How to Safeguard Yourself from Malicious Browser Extensions

Web Browsers

Browser extensions are useful tools that can enhance your web-browsing experience in neat little ways. From speeding up your browsing to automating repetitive browsing tasks, the best browser extensions work silently and seamlessly in the background. Unfortunately, there is another category of extensions that can hurt you.

These are the extensions that, either through faulty design or by malicious intent, can cause harm to your computer or endanger your personal data. Below are a few steps you should take to ensure the extensions you use do not cause problems down the line.

Read the Permissions Carefully

How many people take the time to read the whole permissions page before installing an extension? And yet, that is the first step to making sure a program does not carry out undesired activities using your device. It might seem tedious, but go through the permissions to see if the program is asking for access to greater personal information than it needs to carry out its function, or in any other way aims to use your personal information in a manner that you are not comfortable with.

Only Use Trusted Extensions

While there are plenty of browser extensions in the Chrome Web store and Firefox Addons library, you shouldn’t just install extensions from any developer. It is very easy for cybercriminals to create extensions with additional hidden code to steal your data.

Chrome Extension Store

Before you install an extension, check the ratings and reviews from other users. Do an online search of the extensions to see if there are any bad reviews or data breach. If in doubt, you can also email the developer for clarification. If you don’t trust the developer, or what the extension is doing, don’t install it, or remove it immediately if you have already installed it.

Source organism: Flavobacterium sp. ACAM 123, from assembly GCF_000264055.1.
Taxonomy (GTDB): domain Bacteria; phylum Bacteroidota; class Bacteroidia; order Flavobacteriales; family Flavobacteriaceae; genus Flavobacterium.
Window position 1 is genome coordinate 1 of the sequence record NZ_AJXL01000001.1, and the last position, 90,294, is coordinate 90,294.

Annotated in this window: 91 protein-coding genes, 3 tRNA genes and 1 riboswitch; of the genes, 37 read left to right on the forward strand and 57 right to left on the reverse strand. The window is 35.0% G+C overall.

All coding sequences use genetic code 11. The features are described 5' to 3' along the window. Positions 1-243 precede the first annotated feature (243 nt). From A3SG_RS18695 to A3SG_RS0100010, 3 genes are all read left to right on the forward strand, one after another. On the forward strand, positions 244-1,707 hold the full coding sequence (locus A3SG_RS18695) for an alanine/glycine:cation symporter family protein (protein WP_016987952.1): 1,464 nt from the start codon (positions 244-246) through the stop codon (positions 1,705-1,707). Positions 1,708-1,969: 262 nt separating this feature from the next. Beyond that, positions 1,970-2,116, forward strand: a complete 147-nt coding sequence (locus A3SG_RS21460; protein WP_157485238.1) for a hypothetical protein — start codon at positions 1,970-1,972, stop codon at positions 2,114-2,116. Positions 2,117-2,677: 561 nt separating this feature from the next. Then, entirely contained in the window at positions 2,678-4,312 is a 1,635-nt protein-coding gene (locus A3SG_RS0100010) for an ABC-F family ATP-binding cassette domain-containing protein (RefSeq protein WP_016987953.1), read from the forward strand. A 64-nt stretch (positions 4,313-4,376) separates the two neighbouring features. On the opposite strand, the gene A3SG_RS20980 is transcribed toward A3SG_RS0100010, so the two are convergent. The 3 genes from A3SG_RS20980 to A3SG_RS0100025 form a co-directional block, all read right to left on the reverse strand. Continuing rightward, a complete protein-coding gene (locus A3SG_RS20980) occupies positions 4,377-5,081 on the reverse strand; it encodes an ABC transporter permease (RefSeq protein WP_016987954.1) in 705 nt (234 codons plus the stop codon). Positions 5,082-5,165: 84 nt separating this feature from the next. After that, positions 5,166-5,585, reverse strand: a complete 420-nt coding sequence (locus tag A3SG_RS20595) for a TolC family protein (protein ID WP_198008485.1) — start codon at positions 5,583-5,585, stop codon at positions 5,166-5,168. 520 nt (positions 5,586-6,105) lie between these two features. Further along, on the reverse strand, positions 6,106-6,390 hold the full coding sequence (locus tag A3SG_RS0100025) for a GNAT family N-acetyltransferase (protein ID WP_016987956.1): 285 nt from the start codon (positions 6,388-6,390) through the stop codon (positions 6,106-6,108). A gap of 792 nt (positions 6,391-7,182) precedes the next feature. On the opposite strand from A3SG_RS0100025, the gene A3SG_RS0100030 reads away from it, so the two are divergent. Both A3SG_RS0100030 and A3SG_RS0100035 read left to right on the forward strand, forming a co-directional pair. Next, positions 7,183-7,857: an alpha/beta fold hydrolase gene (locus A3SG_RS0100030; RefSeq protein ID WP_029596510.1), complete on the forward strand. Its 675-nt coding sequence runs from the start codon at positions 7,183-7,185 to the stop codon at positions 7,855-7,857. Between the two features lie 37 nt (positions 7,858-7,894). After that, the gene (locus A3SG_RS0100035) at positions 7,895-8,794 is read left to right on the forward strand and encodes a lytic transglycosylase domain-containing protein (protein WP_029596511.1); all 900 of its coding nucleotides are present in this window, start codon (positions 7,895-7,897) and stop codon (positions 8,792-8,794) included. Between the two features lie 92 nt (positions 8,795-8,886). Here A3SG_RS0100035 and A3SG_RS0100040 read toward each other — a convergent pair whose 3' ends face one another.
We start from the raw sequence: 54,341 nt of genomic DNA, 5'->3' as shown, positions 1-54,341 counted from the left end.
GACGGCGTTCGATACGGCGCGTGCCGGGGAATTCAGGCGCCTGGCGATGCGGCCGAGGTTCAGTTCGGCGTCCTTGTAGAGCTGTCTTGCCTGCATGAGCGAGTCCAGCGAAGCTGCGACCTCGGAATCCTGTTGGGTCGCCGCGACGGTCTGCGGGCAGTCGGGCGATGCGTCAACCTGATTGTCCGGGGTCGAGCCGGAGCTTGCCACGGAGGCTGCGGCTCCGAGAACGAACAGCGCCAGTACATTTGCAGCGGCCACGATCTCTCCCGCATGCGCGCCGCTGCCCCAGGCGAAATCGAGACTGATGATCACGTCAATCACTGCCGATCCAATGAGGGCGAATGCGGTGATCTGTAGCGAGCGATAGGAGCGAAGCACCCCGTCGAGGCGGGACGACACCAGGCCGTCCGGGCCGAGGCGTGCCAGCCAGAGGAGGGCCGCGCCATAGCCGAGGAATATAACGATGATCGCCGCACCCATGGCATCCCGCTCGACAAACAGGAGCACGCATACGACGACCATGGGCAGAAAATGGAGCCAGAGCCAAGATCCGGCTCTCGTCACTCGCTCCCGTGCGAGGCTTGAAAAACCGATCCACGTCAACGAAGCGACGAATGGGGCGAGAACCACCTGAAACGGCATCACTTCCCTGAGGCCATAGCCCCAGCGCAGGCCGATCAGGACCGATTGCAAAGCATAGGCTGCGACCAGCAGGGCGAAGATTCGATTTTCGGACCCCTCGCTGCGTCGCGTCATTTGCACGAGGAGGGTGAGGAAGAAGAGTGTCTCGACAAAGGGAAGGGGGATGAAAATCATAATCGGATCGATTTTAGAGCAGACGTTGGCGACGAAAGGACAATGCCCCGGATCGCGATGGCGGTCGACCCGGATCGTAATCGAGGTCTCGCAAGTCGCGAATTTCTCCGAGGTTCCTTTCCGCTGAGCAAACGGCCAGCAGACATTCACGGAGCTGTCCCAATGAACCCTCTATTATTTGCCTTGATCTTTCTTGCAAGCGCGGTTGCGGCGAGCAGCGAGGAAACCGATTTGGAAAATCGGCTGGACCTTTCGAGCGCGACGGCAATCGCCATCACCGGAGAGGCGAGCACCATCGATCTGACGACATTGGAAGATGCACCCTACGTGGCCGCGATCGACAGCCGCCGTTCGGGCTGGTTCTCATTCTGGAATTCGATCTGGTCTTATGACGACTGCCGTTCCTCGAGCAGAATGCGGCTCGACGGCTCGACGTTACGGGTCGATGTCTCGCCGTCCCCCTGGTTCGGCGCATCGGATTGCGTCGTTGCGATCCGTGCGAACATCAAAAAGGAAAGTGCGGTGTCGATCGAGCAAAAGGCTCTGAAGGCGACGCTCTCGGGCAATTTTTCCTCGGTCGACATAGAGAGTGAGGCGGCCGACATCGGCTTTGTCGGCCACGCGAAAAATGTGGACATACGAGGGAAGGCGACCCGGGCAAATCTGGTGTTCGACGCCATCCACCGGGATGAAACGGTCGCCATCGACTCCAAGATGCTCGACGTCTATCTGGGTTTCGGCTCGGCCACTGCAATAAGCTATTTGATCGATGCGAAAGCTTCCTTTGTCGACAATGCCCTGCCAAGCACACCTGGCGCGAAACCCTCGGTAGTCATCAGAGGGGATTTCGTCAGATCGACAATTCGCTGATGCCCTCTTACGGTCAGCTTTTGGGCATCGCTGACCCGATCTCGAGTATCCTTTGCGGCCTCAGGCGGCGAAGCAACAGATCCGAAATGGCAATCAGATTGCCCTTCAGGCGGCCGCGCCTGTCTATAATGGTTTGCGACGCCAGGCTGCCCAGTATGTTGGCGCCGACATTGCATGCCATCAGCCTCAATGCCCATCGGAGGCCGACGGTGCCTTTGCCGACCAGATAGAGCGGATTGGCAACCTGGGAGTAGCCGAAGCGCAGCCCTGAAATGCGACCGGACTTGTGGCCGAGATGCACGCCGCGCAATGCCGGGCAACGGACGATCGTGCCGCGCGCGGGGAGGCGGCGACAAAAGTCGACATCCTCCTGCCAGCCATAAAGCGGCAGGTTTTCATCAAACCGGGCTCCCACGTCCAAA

Use as Few Extensions as Possible

When it comes to extensions, more is not better. If you have a dozen extensions working in the background while you surf the Web, they can slow down your browsing and eat into your data plan. And of course, the more extensions you have, the greater the chance of malware slipping in under your radar.

New Set of Permissions

Browser Extension Permission

If a pre-installed extension suddenly asks for a new set of permissions, it might have been hacked or sold to a third party and needs to be removed. This is a tactic that is often used by cybercriminals, where they buy up legitimate programming companies that have gone under, and then use their reputation among users to sell faulty apps. Never agree to a new set of permissions from an existing app without finding out the exact reason behind the updated permissions list.

Avoid Bundled Apps

Don’t fall for sites that offer you multiple extensions bundled together, like an online flea market. If the programmer wants you to download their apps in bulk, it is more than likely they want to slip a few undesirable programs among the crowd. Once you activate one of the apps in such a bundle, it also activates the malware hacks, which can then get to work turning your device upside down and causing untold damage.

Conclusion

Extensions are useful tools, but as with any other program, the wrong kind of extension can do more harm than good. As long as you apply the same kind of common-sense approach to using browser extensions as you would while using a new piece of software, you should be able to protect your device from the worst kinds of malfunctioning extensions.

Image Credit: Flickr Tab featured in Google Chrome Web Store

2 comments

  1. It sounds like the article is targeting mobile device users. I’ve been using browser extensions on my PC since Firefox made them available. I have never seen a “Permissions Page” in the AddOn library or in my Preferences. Neither have I had an extension request permission to access to any information.

  2. How do you know whether an extension has a malicious payload or not? How do you know whether an extension can actually be trusted? Because it is in the official Chrome or Firefox repository? In the past couple of years, didn’t Google have to remove thousands of sketchy, malicious and/or questionable apps from its App Store? So much for trusted repositories!

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